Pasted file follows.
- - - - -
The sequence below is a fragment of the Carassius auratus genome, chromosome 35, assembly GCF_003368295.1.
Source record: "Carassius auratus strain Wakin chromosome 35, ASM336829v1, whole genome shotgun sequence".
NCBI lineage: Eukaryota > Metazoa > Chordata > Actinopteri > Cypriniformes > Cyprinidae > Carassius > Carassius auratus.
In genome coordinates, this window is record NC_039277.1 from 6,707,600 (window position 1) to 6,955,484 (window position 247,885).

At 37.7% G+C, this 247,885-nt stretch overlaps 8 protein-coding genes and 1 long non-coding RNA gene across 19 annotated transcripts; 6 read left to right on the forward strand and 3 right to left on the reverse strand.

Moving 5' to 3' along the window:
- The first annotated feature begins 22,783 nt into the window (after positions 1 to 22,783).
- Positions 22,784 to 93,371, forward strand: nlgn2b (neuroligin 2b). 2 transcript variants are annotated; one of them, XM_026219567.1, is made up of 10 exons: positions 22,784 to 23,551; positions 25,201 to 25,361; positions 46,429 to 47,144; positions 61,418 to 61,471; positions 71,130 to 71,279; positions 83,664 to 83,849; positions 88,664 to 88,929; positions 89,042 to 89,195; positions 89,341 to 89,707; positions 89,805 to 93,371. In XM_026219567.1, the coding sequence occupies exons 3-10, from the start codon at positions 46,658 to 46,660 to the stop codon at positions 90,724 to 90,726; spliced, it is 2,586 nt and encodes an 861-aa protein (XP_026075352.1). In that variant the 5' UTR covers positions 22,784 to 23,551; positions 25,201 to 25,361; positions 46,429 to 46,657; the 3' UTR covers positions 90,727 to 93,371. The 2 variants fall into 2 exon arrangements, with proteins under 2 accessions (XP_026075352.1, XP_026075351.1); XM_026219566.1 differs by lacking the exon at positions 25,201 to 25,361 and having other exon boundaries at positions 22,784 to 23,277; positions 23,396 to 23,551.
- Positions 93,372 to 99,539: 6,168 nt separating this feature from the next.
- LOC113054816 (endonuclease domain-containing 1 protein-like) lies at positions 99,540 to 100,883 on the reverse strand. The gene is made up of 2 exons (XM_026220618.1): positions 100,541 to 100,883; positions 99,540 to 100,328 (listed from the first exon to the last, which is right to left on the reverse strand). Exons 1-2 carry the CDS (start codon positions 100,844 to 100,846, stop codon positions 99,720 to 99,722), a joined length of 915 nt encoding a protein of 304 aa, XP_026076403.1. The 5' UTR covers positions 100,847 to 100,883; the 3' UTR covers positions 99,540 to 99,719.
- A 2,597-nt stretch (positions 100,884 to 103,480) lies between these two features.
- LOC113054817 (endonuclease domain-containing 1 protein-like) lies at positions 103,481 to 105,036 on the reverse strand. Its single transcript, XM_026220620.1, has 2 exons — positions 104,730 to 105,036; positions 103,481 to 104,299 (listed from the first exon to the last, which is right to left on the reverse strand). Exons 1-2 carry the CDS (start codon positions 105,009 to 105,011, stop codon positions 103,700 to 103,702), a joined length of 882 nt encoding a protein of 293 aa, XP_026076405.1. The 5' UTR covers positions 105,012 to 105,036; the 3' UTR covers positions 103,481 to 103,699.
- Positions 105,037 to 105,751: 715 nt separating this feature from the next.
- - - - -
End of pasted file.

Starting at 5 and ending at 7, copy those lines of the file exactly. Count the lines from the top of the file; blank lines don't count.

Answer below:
At 37.7% G+C, this 247,885-nt stretch overlaps 8 protein-coding genes and 1 long non-coding RNA gene across 19 annotated transcripts; 6 read left to right on the forward strand and 3 right to left on the reverse strand.

Moving 5' to 3' along the window:
- The first annotated feature begins 22,783 nt into the window (after positions 1 to 22,783).